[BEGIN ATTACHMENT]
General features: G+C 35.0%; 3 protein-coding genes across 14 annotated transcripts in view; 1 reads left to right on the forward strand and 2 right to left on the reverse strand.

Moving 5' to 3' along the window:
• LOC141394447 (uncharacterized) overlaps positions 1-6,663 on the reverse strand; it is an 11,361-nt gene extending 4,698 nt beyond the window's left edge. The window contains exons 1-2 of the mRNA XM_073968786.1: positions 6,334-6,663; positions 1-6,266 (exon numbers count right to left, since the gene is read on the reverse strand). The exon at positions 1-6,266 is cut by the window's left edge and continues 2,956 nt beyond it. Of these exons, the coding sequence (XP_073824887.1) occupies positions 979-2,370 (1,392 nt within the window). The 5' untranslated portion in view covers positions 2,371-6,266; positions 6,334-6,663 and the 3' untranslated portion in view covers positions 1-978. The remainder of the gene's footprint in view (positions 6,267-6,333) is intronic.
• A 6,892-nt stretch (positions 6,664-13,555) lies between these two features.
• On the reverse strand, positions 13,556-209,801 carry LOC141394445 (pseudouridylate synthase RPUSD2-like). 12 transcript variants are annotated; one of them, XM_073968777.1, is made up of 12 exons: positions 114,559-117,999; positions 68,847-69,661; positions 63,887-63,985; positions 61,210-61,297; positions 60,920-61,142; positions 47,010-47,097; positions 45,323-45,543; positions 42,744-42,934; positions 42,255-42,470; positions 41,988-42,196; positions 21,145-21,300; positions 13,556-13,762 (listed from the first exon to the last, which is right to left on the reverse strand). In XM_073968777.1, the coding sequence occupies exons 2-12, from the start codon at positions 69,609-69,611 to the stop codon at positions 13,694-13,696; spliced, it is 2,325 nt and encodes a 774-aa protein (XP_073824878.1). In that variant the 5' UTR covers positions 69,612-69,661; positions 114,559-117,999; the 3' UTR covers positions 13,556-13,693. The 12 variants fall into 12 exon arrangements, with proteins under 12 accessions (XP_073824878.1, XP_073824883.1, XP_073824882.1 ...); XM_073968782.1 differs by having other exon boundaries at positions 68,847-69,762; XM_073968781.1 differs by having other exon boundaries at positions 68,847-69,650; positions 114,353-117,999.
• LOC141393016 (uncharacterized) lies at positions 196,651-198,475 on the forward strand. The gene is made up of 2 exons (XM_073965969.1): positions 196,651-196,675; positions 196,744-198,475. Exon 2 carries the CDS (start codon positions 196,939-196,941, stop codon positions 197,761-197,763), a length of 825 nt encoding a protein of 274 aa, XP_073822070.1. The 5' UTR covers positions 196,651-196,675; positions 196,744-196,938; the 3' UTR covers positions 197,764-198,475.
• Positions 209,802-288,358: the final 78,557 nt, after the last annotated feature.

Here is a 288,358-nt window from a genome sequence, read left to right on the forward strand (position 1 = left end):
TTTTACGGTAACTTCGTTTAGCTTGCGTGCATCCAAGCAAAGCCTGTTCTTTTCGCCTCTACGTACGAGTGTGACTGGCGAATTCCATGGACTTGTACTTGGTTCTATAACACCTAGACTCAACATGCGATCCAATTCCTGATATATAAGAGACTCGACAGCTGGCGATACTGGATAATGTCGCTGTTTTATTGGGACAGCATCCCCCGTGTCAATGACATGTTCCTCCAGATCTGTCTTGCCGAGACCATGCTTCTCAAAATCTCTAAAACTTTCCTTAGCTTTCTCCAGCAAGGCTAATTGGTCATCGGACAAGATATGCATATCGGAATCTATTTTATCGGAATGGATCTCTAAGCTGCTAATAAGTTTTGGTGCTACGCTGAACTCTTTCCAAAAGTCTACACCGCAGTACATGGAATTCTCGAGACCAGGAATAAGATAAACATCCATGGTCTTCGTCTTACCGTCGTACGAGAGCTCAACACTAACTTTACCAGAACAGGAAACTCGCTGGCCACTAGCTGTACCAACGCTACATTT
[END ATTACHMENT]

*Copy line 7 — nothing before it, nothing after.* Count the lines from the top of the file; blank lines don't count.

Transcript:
• Positions 209,802-288,358: the final 78,557 nt, after the last annotated feature.